The cards are tumbling, and it would appear that the Fed is a nailed-on certainty for another 50bp cut next week. Whether they want to or not, the ECB will have to cut as well (meet on Thursday), likely increase the size of QE purchases and adjust the TLTRO. As well a being all very orthodox, it won’t make any noticeable difference.

The ECB will not take any additional further draconian measures. To ease the economic risks and rising financial burdens, fiscal loosening will be necessary across the board. Maastricht government borrowing and debt criteria will need to be suspended, albeit temporarily – and there were signs during the day that this was being considered.

Not constrained by the Maastricht shackles, the UK Chancellor’s budget this week ought to be as profligate as possible, for example – the UK is effectively being paid to borrow, after all. The 10-year Gilt yield dropped by 15bp to an intraday record low of just 0.08%.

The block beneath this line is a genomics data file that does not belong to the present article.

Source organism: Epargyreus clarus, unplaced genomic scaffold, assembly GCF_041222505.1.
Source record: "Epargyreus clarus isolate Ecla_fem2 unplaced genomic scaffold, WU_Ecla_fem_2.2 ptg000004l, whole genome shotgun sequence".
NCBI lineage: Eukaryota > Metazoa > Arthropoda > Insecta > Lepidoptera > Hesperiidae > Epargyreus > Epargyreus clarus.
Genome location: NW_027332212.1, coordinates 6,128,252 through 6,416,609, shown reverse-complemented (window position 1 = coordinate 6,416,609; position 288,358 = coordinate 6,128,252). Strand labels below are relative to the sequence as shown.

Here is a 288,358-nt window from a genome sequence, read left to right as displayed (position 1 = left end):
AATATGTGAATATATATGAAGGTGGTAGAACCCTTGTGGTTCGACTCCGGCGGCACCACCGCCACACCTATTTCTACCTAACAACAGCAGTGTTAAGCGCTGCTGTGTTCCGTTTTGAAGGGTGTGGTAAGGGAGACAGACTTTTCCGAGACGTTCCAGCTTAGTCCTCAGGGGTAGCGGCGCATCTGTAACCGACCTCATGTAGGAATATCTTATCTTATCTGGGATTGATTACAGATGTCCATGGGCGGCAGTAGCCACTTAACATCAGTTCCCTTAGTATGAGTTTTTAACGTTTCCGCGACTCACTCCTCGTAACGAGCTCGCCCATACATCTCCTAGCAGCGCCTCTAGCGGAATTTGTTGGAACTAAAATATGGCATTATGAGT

We’re now in coronavirus pandemic territory, it’s just a matter of days (if that) before the WHO officially calls it. Even if they don’t, the economic damage is being done. And it’s close to the worst-case scenario as large swathes of Europe is heading into forced lockdown to try and contain the spread of the virus.

Even after Monday’s disastrous declines, we must be looking at further material falls in risk asset pricing. It’s incredible to think it, but equities have more to fall. High yield markets look as though spreads will gap further and any recovery potentially laboured – when it comes. The same goes for the AT1 market and much other high beta credit risk.